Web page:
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Collaboration and Co­teaching Webinar Activity #1:
Pan Balance Model
A Model for Solving Algebraic Equations

Solve the equation by using a Pan Balance:   3v  + 10 = 6v +  1

The following example is provided to show how the Pan Balance model works.

Step 1.  Draw Pan Balance to represent the equation. Variables are represented with bags
labeled v; constants with small boxes.
v  v

v v v v v v v

______________________________________________________________________________________________

Step 2.  Systematically remove bags and blocks from each side to keep pan balanced.

v v

v v v v
v v v

____________________________________________________________________________________________

Step 3.  Simplify and solve.

v v v

______________________________________________________________________________________________________________

Since 3 bags balances with 9 blocks, there must be 3 blocks in each bag.
v = 3

©2010, EDC     Getting to Know the Mathematics Improvement Toolkit: A Webinar Series

Webinar Activity #2
Video Clip The Warm­Up

What roles did the co‐teachers take?  What actions did they take to support student
learning?

Special Education Teacher   Regular Education Teacher
(white shirt)  (striped shirt)

ROLES:  ROLES:

STRATEGIES:  STRATEGIES:

©2010, EDC     Getting to Know the Mathematics Improvement Toolkit: A Webinar Series

Webinar Activity #3: Sample Workshop Activity

Possible Roles for Co‐Teachers
1. Read the first column and pick 2 actions to focus on.
2. Brainstorm possible roles for the other teacher and add them to the second column.
3. Reflect on your own practices.
Check () roles that you use frequently. Star (*) roles that you would like to try or use more often.
()  One teacher’s actions:  What might the other  How will these actions
(*)  teacher do?  of help the students?
a. Provide directions to whole
class
b. Teach math concept to whole
class
c. Teach a strategy, such as self‐
questioning
d. Demonstrate how to use
manipulatives, calculators, or
other tools
e. Lead a whole class discussion

f. Facilitate student
presentations to whole class

g. Write on board or overhead

h. Read aloud to whole class

i. Review homework or
assessment
j. Work with individual
students

k. Work with pairs or groups of
students

m. Informally assess individual
students

n. Provide remediation

o. Provide enrichment

©2010, EDC     Getting to Know the Mathematics Improvement Toolkit: A Webinar Series

Webinar Activity #4:  Sample Handout

Six Models of Co‐Teaching

1. One Teach, One Support
One teacher leads the lesson while the other teacher moves through the room
helping individuals as needed.

2. One Teach, One Observe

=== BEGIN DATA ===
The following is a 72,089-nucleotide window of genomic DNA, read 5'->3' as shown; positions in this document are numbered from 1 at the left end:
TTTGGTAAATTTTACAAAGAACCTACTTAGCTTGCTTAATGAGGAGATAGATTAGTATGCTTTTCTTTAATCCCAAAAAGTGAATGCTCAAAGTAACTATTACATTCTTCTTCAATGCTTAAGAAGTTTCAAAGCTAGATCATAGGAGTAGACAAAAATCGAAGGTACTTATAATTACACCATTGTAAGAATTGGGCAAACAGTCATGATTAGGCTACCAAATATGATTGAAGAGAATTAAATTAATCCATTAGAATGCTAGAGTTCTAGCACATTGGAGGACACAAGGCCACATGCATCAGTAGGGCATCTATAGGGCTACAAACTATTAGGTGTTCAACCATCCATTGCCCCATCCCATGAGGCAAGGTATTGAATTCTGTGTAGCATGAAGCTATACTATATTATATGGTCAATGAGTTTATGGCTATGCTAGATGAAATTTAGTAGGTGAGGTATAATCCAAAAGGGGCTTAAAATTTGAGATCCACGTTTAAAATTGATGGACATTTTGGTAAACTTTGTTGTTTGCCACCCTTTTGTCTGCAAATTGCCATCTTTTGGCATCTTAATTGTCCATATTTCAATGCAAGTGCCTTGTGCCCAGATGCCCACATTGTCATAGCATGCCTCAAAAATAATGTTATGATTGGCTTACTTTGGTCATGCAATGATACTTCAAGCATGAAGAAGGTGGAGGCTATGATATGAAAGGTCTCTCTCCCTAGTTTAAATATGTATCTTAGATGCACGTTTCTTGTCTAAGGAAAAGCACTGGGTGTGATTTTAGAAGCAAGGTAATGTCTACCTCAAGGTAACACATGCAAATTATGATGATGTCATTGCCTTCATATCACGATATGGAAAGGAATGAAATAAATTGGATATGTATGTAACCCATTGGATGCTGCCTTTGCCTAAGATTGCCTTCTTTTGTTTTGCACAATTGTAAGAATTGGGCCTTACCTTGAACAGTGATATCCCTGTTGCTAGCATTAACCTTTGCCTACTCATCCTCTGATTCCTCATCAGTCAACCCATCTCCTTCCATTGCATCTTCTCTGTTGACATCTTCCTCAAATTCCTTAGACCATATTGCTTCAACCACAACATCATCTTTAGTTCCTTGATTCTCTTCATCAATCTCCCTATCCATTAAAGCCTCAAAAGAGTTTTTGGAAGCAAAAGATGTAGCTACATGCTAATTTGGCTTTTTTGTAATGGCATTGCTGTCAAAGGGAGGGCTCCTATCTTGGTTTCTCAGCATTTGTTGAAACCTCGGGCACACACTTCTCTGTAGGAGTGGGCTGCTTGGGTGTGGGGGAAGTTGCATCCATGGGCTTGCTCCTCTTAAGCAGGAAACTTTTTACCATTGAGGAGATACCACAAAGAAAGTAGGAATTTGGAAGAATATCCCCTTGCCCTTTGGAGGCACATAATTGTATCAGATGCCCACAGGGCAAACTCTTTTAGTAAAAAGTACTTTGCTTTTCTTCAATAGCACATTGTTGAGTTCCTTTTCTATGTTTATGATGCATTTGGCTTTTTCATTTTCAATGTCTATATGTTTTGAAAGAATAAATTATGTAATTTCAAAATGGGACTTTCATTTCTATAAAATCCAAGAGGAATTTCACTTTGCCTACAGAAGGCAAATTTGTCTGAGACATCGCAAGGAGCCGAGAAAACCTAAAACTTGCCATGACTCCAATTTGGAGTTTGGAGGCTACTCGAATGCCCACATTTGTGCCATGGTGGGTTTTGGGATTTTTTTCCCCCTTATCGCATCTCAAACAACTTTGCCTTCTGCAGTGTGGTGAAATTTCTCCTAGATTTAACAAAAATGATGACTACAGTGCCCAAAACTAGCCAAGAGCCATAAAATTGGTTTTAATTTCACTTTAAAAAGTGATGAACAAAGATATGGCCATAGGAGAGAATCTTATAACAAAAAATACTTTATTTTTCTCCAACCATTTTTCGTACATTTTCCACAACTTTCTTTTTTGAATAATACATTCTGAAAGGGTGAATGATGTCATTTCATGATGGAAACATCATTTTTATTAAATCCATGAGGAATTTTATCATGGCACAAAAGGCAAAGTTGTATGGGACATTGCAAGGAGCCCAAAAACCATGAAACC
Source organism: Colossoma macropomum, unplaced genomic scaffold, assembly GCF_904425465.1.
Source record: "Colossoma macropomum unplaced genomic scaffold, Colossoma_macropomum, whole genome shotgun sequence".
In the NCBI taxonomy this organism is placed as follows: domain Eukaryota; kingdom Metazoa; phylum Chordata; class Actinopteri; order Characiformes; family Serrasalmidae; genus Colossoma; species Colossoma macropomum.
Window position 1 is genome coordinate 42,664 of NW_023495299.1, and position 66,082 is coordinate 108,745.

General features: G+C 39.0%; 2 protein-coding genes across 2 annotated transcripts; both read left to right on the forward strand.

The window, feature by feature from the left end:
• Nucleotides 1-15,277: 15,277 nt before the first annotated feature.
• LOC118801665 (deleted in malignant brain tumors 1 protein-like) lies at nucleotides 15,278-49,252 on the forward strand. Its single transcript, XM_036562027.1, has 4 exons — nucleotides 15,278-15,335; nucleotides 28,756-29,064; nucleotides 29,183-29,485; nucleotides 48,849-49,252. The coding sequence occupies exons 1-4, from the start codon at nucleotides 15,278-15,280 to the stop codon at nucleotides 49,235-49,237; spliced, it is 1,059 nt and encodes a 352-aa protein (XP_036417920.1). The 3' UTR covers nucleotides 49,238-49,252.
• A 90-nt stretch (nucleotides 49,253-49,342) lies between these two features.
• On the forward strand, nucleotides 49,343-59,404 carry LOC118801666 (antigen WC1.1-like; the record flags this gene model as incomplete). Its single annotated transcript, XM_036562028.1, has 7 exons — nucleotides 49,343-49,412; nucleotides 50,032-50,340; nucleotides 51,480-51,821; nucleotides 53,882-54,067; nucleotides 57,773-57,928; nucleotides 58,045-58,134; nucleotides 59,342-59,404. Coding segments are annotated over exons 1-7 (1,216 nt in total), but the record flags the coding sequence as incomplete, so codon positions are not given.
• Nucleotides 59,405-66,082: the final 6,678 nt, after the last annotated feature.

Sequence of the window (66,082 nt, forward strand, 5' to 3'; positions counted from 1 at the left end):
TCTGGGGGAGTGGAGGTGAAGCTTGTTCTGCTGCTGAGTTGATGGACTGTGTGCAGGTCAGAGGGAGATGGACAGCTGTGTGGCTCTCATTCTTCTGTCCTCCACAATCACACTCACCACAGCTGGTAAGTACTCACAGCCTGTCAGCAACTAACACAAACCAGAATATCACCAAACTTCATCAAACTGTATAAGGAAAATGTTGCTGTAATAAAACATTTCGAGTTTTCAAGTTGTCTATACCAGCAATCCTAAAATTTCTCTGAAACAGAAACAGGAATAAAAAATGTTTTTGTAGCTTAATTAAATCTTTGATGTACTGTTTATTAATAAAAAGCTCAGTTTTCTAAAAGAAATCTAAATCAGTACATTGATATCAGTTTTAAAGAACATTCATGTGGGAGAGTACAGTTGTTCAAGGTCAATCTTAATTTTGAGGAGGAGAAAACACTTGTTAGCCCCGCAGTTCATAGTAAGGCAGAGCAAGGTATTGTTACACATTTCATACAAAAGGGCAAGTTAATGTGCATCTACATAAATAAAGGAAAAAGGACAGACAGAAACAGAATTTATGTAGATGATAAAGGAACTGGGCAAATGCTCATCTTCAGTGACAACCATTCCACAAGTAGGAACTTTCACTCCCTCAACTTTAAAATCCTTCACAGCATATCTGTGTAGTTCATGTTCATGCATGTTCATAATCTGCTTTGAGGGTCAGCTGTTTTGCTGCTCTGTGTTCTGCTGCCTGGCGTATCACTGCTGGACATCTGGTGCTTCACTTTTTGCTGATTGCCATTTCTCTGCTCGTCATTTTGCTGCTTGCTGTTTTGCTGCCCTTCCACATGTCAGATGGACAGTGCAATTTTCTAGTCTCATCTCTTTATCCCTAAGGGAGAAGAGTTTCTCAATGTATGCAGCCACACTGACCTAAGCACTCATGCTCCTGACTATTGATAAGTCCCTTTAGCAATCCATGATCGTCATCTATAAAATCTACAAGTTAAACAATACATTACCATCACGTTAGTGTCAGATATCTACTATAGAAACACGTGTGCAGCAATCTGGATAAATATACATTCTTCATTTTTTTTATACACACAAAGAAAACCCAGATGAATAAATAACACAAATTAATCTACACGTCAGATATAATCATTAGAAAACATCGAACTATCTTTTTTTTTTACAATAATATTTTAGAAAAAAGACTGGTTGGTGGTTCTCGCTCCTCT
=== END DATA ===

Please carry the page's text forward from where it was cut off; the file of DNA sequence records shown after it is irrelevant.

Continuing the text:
One teacher leads the lesson while the other teacher observes students.  In advance
of the lesson, the teachers agree on what observational information they are seeking.
After the lesson, they analyze the information together.

3. Alternative Teaching
The class is divided into a large group and a small group. The small group receives
different instruction and the goals for each group may differ. Students may be
assigned to groups or given a choice. Students should not always be in the same
group. This method works well for providing additional instruction or extension.

4. Parallel Teaching
Students are split in two heterogeneous groups with each teacher teaching one group
• Lesson goals are the same for both groups
• They may teach the same lesson or vary the instructional methods, styles
and/or contexts.

5. Stations
Students rotate through stations working with a co‐teacher to complete the task in a
designated amount of time.  Teachers can vary delivery to address individual student
needs. Students may work independently at some of the stations.

6. Team Teaching
Two teachers deliver instruction at the same time and share leadership in the
classroom. It might not be clear to an observer who is the “math” teacher and who is
the “special education” teacher.  This is considered by many to be the most
sophisticated form of co‐teaching.

Based on the work of Marilyn Friend, www.marilynfriend.com

©2010, EDC     Getting to Know the Mathematics Improvement Toolkit: A Webinar Series

Webinar Activity #5         Handout: Matching Models to Needs

What do you see as  What do you think is required to  When would you use
Model  benefits to students and  use this model?  this model in your co­
teachers?  (content proficiency, co­planning,  teaching?
experience of co­teachers, etc.)
Parallel Teaching
Students are split in two
heterogeneous groups with each
teacher teaching one group
• Lesson goals are the same for
both groups
• They may teach the same
lesson or vary the
instructional methods, styles
and/or contexts.
Stations
Students rotate through stations
working with a co‐teacher to
work independently at some
stations.
Alternative Teaching
Class is divided into a large group
and a small group. The small group
instruction. Students are assigned
to groups or given a choice.
Students should not always be in
the same group.

©2010, EDC     Getting to Know the Mathematics Improvement Toolkit: A Webinar Series

Webinar Activity #6
Handout:  Co‐Teaching Lesson Planner for ____________________   Date ______________
Math Goals and Priorities: List the math and other learning goals.   How will we assess student learning of the math?
Put a star next to the most important goals.

Part of  Demands/Barriers  Strategies
Lesson:  What does this lesson ask students to  What can you do to help   Role of Co­Teacher 1  Role of Co­Teacher 2
do? What will be difficult? Why?  students meet the demands?

Beginning

Middle

End

Preparation:  What materials/preparation is needed?  Who will do what?